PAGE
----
First of all,” he said, “if you can learn a simple trick, Scout, you’ll get along a lot better with all kinds of folks. You never really understand a person until you consider things from his point of view … until you climb into his skin and walk around in it.
– Atticus Finch, To Kill a Mockingbird.
As therapists we walked a fine line between trying to understand and sympathize with clients’ points of view while not taking on their pain. It taught us to be open-minded.
When I took this short quiz I realized that open-minded is not just defined by “understanding” but can also be about taking action on behalf of others.
Here’s the quiz to find out where you stand. Score each answer using a 3 for “often,” a 2 for “sometimes,” or a 1 for “rarely.” Add them up and see where you rank.
- I like trying new things, such as foods, restaurants, music, and activities.
- I like traveling to places I have never been.
- I’m comfortable meeting new people.
- If my parent/child wanted to marry someone outside of our race I would be supportive
- I’m respectful of people of different cultures, genders, races, sexual orientation and religions.
- I’m comfortable if I am the only person of my race in a large gathering.
- If someone is being bullied, I speak up for them
- I listen patiently to another’s viewpoint, even when I disagree
- When I hear gossip, I get the facts and make up my own mind before making a decision
- When I hear racist comments, or see racial injustice, I speak up
- I treat everyone with equal respect
- I learn about world events and believe we are all connected to some degree
- I am open to new ideas
39-33: Congratulations! You are a world citizen, with an open mind.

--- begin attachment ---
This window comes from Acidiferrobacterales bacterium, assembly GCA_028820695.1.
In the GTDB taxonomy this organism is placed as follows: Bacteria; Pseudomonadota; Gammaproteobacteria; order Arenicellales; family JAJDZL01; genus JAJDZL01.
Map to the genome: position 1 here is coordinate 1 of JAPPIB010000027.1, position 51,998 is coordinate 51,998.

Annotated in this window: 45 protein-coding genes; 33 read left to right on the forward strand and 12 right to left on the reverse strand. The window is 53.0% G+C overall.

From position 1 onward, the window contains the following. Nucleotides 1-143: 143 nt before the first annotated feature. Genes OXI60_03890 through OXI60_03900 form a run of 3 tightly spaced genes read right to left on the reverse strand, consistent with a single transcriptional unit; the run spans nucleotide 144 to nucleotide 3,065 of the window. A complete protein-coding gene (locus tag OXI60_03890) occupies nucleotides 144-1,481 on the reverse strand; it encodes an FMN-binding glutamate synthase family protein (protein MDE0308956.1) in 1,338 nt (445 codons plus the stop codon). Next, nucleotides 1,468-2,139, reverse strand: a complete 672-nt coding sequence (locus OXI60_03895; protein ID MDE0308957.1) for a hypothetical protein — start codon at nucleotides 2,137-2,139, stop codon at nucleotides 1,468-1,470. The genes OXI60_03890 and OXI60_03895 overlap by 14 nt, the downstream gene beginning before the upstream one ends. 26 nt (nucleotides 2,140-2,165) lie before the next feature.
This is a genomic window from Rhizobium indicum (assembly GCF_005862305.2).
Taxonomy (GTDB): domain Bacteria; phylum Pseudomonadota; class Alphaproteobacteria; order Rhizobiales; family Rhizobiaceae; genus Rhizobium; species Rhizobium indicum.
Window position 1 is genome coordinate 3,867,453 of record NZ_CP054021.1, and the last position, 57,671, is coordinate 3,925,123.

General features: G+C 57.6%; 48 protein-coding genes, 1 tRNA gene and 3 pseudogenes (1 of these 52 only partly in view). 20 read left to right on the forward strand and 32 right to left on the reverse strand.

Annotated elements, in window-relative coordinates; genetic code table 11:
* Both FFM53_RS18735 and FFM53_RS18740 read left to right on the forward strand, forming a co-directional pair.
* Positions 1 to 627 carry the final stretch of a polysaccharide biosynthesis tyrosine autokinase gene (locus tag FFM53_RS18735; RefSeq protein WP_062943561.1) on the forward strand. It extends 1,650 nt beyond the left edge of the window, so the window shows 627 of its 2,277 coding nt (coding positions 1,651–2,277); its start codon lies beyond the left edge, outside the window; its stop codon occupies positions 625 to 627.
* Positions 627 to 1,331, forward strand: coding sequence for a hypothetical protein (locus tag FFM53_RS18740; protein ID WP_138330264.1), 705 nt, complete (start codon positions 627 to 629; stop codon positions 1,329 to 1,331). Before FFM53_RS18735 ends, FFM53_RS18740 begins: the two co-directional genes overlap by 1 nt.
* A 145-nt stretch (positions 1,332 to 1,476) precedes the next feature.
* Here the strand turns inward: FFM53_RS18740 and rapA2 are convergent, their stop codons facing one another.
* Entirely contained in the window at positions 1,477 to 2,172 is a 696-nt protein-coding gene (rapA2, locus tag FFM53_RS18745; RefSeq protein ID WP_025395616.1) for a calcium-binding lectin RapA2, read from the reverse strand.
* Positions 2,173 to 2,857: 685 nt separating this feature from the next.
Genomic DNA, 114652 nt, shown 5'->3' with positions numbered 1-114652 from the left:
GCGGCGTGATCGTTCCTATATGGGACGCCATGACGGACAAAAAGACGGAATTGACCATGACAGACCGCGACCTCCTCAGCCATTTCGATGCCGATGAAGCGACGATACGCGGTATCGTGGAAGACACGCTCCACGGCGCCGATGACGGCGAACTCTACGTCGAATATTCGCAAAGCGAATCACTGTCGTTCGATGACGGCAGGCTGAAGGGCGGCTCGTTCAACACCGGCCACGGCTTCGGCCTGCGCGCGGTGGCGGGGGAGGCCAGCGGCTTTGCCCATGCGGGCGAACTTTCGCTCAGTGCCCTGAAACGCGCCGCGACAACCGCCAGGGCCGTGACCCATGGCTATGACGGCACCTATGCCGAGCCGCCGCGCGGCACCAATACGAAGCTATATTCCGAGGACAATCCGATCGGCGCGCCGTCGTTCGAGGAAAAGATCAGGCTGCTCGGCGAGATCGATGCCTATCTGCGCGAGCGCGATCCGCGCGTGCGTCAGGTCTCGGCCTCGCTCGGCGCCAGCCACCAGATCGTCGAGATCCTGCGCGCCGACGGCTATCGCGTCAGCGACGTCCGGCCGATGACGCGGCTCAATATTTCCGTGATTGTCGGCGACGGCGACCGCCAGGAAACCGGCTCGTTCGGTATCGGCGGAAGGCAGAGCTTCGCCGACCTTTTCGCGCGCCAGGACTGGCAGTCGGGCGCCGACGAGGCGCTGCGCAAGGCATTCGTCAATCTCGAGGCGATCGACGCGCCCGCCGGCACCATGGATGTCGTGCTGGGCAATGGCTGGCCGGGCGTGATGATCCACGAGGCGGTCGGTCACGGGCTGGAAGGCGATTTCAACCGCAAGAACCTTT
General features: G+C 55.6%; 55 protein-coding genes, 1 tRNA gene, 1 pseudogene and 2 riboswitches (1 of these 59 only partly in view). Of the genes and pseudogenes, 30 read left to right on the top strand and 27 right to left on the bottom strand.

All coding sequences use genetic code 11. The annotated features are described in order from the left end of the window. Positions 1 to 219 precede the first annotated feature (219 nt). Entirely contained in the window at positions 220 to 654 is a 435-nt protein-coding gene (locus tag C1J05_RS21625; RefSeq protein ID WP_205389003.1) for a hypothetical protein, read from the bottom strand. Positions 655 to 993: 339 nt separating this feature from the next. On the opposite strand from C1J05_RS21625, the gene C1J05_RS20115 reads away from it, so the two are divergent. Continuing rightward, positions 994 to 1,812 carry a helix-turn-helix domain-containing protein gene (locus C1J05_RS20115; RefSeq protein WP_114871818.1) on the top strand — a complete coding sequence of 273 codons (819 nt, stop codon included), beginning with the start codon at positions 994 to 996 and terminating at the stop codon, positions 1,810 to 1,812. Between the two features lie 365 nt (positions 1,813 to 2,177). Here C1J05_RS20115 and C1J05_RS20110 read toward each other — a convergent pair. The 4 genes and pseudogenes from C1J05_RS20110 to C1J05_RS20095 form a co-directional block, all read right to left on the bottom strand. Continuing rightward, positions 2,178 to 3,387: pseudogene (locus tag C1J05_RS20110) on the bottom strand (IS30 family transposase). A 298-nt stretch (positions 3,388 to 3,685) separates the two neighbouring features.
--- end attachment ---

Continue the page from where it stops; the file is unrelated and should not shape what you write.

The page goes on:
32-26: You try to keep an open mind, but might consider expanding your horizons.
25-13: You might be closing yourself off too much from the rest of the world.
There are some studies that indicate open-minded people tend to be happier, more successful, and more charismatic than those who close themselves off or isolate.
This quiz and the six suggestions below came from a Baha’i blog that I read to help me think . . . and rethink . . . about my place in the world, my beliefs and whether I am behaving in accord with spiritual tenants.
Here are the author’s six suggestions:
1. Be more approachable
“Being honest, vulnerable and authentic will facilitate more genuine and lasting friendships. Your body language can be an important factor, making you look closed off or open to others.”
2. Let go of your preconceptions about other people and give them a chance
“We often surround ourselves with people like us, but there is a lot to gain from enlarging our social circle. Being respectful of others is the best way to receive it in return.
3. See things from another perspective
“Walking in another person’s shoes helps to open our minds and makes us less likely to be critical. When we judge less, we are less likely to be judged.”
4. Be more flexible and curious
“By being more flexible we trust that we can handle new situations. Being flexible and curious are perfect opportunities for growth.”
The measure of intelligence is the ability to change. – Albert Einstein
Be curious, not judgmental. – Walt Whitman
5. Be more trusting
“Human beings are all basically the same—in fact, we are far more alike than we are different. We share 99.9 % of our DNA. We all have insecurities, fears, talents and beauty. Focus on the positive in people and show them your best:”
6. Don’t make snap judgements, especially when it comes to people
“According to Business Insider, people typically form a first impression within 7 seconds of meeting someone new. Therefore it takes a conscious, concerted effort to not judge hastily. Try to see each person or situation with unbiased eyes—without letting prejudice, superstition or tradition get in the way. Make your own decisions rather than listening to other’s opinions. Trust yourself once you have investigated for yourself.”
“… every individual member of humankind is exhorted and commanded to set aside superstitious beliefs, traditions and blind imitation of ancestral forms in religion and investigate reality for himself. Inasmuch as the fundamental reality is one, all religions and nations of the world will become one through investigation of reality.” – Abdu’l-Baha, The Promulgation of Universal Peace, p. 433.